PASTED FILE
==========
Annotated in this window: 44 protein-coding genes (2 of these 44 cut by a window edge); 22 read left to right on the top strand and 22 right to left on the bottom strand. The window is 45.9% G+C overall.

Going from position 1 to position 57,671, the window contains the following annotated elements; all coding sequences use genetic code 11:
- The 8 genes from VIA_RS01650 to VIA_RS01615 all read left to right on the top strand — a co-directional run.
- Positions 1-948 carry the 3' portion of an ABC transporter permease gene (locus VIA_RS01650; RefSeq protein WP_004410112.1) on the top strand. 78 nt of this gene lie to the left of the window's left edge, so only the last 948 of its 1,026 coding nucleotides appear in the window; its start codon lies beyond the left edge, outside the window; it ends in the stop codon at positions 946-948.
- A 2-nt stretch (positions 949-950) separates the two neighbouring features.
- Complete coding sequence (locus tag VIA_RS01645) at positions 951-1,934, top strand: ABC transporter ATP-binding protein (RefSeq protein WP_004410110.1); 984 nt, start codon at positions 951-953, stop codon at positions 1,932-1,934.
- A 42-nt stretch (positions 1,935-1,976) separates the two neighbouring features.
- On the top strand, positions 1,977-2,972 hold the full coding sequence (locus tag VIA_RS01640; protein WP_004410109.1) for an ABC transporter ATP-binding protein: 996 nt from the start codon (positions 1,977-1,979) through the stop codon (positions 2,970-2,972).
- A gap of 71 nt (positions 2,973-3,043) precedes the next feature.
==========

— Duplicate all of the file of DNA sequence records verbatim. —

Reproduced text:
Annotated in this window: 44 protein-coding genes (2 of these 44 cut by a window edge); 22 read left to right on the top strand and 22 right to left on the bottom strand. The window is 45.9% G+C overall.

Going from position 1 to position 57,671, the window contains the following annotated elements; all coding sequences use genetic code 11:
- The 8 genes from VIA_RS01650 to VIA_RS01615 all read left to right on the top strand — a co-directional run.
- Positions 1-948 carry the 3' portion of an ABC transporter permease gene (locus VIA_RS01650; RefSeq protein WP_004410112.1) on the top strand. 78 nt of this gene lie to the left of the window's left edge, so only the last 948 of its 1,026 coding nucleotides appear in the window; its start codon lies beyond the left edge, outside the window; it ends in the stop codon at positions 946-948.
- A 2-nt stretch (positions 949-950) separates the two neighbouring features.
- Complete coding sequence (locus tag VIA_RS01645) at positions 951-1,934, top strand: ABC transporter ATP-binding protein (RefSeq protein WP_004410110.1); 984 nt, start codon at positions 951-953, stop codon at positions 1,932-1,934.
- A 42-nt stretch (positions 1,935-1,976) separates the two neighbouring features.
- On the top strand, positions 1,977-2,972 hold the full coding sequence (locus tag VIA_RS01640; protein WP_004410109.1) for an ABC transporter ATP-binding protein: 996 nt from the start codon (positions 1,977-1,979) through the stop codon (positions 2,970-2,972).
- A gap of 71 nt (positions 2,973-3,043) precedes the next feature.